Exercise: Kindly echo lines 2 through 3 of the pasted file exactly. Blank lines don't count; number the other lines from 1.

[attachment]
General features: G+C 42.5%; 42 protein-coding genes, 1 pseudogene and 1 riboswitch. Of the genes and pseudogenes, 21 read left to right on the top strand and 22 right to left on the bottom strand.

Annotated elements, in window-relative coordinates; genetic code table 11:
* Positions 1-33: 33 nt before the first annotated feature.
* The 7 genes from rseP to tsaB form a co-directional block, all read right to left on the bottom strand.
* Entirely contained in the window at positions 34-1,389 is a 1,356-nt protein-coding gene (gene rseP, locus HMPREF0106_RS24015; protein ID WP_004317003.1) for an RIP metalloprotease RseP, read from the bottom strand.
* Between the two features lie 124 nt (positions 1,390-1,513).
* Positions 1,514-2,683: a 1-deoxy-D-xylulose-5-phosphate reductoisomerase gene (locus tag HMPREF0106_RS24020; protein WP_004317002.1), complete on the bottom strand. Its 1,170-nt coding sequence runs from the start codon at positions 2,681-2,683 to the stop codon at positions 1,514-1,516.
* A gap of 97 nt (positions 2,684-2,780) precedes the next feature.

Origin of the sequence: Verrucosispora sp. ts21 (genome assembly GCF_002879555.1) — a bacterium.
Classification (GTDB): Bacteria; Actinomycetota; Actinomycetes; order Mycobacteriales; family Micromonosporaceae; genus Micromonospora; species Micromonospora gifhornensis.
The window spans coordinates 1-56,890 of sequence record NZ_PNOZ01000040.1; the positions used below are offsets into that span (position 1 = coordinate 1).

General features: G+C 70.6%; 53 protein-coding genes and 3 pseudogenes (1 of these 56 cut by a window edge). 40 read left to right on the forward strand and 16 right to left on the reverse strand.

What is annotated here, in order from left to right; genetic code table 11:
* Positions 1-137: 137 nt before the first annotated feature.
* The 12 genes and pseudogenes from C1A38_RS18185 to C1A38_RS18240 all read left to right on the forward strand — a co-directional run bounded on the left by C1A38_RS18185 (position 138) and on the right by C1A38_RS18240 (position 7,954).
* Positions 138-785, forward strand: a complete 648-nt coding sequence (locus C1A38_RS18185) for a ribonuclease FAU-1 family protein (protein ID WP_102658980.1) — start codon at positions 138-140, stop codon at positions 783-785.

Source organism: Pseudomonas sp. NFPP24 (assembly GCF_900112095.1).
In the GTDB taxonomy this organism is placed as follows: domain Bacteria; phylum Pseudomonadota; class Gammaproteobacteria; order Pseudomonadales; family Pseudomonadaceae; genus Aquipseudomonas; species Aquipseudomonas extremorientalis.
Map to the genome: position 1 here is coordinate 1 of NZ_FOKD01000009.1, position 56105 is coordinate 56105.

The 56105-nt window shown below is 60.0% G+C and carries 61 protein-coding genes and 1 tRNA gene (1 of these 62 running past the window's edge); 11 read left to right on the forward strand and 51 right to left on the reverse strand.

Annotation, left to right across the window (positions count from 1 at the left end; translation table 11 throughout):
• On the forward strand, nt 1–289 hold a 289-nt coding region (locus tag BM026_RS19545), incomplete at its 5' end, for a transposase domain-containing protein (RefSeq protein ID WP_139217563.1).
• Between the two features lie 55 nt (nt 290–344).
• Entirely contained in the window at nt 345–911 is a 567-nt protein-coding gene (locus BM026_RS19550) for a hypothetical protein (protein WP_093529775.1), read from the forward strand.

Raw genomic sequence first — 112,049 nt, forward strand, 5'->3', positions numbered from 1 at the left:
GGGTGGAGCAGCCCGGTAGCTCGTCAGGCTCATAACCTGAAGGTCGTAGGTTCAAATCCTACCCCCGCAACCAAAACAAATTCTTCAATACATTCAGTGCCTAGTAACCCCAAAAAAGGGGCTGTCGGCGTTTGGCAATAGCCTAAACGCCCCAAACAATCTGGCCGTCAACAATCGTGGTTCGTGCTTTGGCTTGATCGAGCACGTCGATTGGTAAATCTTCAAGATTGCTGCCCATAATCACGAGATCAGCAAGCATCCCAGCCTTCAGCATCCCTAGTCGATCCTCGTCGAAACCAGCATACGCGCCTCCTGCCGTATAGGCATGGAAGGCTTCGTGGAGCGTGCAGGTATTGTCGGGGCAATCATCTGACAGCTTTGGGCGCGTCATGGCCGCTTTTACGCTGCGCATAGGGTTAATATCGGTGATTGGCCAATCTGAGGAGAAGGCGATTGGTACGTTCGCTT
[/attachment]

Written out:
Annotated elements, in window-relative coordinates; genetic code table 11:
* Positions 1-33: 33 nt before the first annotated feature.